For each reopening scenario, we examined the impact of vaccination by age group. We used vaccination data up to May 19 to estimate the vaccination rate required to reach specific coverages by June 14, 2021 (a plateau, or a 10%, 20% or 30% increase from current coverage for each age group), all the model permutations are given in Figure SI3. We then used the average daily doses from that day moving forward, until 80% of the population has received at least one dose. Since the vaccine coverage by May among ages 60 + was above 70%, we primarily focus on varying coverages in those under 60 years of age, assuming that by mid-June, ages 60–79 and 80 + might reach 80%-90% coverage with the first dose, ages 40–50 might reach 70%-90%, ages 20–39 might reach 60%-80%, and ages 10–19 might reach 20%-40%. Given guidelines on extended timeframes with limited vaccine supply [36], we assumed that the second dose is given 112 days later, also compared scenarios with a shorter interval between doses (50 or 21 days). The first and second dose are assumed to be 80% and 90% effective, respectively, with 10% reduction in effectiveness among ages 80 + (see Table SI2).

Sensitivity analysis

To explore the impact that vaccine- and infection- related parameters have on the model outcomes, we conducted a sensitivity analysis using the Latin Hypercube Sampling-Partial Rank Correlation Coefficient (LHS-PRCC) method. We generated 1000 samples using the LHS method with uniform distribution and investigated correlation between the samples and model outputs, such as cumulative cases and deaths. The scenario used is total reopening in September. PRCC values above 0 indicate that the parameter is positively correlated to the outcome, indicating that as the parameter value increases, the outcome increases. Conversely, PRCC values below 0 indicate that the parameter and the output are negatively correlated, indicating that as the parameter value increases, the outcome decreases (and vice versa). Parameters with an absolute PRCC value greater than 0.5 are considered significant [37, 38]. Ranges of sampled parameters are shown in Table SI2.

Uncertainty of the parameters

To further investigate the uncertainty of the model parameters, we projected the hospitalizations under partial reopening using the parameters in the confidence interval. We compared the scenario with highest and lowest coverages (Figure SI4). We observe that with lowest coverages, hospitalizations are much higher than those with maximum coverages in all age groups. We can also observe that within the confidence interval, the mean value (solid lines) follows the trend of the confidence interval, hence we use the mean values to generate our projections.


Effective reproduction number

We investigated the effective reproduction number (\({R}_{c})\) considering that the coverage of the age groups 10–19, 60–79 and 80 + years is 20%, 80%, 90%, respectively, and varying the coverages for the remaining groups from 50 to 90%. The susceptible compartment is reduced daily by a time-depended vaccination rate, reflecting the daily doses given to each age group. The effective reproduction number depends on the proportion of individuals vaccinated by age and the level of NPIs restrictions and PP behaviours, each of which in our model are time dependent. Hence, we investigated the effective reproduction number based on the total coverage by age group that might be achieved.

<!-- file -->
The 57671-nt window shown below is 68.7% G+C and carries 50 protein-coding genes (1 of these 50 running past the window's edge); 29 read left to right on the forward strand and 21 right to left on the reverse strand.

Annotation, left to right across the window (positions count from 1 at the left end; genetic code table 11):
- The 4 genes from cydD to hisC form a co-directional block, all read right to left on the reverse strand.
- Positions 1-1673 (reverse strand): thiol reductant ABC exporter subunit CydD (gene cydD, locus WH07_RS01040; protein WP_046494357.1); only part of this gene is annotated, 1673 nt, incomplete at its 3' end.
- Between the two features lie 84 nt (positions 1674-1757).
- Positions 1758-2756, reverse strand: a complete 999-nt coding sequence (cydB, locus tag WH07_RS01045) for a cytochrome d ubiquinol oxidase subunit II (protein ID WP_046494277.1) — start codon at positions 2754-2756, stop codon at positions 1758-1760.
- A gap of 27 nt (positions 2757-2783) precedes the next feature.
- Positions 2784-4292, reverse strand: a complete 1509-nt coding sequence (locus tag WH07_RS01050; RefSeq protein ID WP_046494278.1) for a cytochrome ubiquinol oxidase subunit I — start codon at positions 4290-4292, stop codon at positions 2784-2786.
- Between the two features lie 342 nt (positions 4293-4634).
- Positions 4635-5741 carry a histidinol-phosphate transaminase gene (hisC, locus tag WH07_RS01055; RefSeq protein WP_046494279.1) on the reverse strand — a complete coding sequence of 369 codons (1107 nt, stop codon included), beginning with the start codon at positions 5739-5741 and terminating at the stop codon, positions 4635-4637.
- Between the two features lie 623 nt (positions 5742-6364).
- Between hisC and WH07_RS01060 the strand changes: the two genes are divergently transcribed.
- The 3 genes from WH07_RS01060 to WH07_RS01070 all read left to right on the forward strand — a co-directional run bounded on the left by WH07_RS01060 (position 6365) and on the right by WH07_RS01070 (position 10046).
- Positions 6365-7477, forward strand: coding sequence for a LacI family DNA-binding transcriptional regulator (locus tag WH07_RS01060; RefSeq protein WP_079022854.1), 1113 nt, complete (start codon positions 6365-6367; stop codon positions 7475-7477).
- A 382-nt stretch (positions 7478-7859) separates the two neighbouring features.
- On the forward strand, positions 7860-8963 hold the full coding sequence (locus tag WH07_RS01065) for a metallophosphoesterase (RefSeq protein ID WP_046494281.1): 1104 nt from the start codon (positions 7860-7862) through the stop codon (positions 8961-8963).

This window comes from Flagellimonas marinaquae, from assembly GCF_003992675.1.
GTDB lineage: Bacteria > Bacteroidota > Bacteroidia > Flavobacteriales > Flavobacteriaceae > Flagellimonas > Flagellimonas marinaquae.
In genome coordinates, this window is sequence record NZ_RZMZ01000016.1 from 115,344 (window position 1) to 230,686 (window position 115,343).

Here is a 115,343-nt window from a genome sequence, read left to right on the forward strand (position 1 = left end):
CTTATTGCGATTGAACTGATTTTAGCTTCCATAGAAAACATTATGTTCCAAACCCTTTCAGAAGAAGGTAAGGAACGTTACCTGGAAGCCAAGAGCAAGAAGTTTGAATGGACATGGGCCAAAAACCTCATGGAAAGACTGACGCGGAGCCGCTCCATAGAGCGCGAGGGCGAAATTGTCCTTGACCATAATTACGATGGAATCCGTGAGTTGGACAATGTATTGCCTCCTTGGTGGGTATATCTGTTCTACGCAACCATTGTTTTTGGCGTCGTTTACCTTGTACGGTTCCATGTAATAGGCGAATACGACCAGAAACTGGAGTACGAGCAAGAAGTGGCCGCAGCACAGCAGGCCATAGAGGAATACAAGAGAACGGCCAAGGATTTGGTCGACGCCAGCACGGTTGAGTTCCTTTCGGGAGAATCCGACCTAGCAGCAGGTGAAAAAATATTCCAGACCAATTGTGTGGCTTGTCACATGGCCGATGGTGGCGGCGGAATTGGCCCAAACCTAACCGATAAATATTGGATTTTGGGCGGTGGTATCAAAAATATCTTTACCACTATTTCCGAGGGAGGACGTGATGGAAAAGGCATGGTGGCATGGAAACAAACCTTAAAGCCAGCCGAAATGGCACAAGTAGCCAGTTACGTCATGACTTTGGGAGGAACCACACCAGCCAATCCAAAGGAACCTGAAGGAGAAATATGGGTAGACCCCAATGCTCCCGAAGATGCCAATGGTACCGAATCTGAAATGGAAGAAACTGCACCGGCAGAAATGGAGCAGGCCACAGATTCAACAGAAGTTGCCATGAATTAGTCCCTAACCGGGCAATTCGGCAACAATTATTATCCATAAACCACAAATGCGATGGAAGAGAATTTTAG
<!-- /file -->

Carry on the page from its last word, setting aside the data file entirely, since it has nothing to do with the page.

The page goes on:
We observe that, with high level of restrictions, the reproduction number remains below 1 if at least 50% of adults aged 20- 59 are vaccinated (see Figure SI5A). If current contacts are increased by 50% and PP behaviors are in place, the reproduction number remains below 1 if a minimum coverage of 90% is achieved in both the age groups 20–39 and 40–59 years (see SI Figure SI5B). On the other hand, if total reopening or pre-pandemic reopening occurs, at any time, the reproduction number will be above 1, with highest values for pre-pandemic reopening (see Figure SI5C-D).

Prediction of optimal reopening strategies and vaccination coverages

The figures in the following sections represent the percentage change of the shown scenario with respect to the baseline case, defined as the minimum coverages of each sub-populations and no reopening scenario (see Figure SI3).

Age group targets for minimizing cases, deaths and hospitalizations

Figure 2 shows the percentage change of cumulative cases and deaths by the end of December 2021, with respect to the baseline in Figure SI3, when partial reopening occurs on September 15. In general, when efforts are mainly put into vaccinating the 10–19 years age group (Fig. 2A), the change in cases does not appear to be significant, unless individuals in the 20–39 years age group reach a higher coverage. For example, with a 60% coverage of the 20–39 age group, if vaccine coverage in the youngest group is increased from 20 to 40%, cases are reduced from 55.6% to 55.5%. If the youngest age group is at minimum coverage (i.e., 20%), the cumulative cases remarkably decrease as the coverage of age groups 20–39 years and 40–59 years increase (Fig. 2B). We observe that if 20–39- and 40–59-years groups are vaccinated above 80%, the increase from the baseline varies between 2.95% and -3.25%. If the 20–39 age group reaches 80% coverage, then increasing the coverage of the 40–59 age group from 70 to 80% or 90% reduces cases by 74% and 128%, respectively.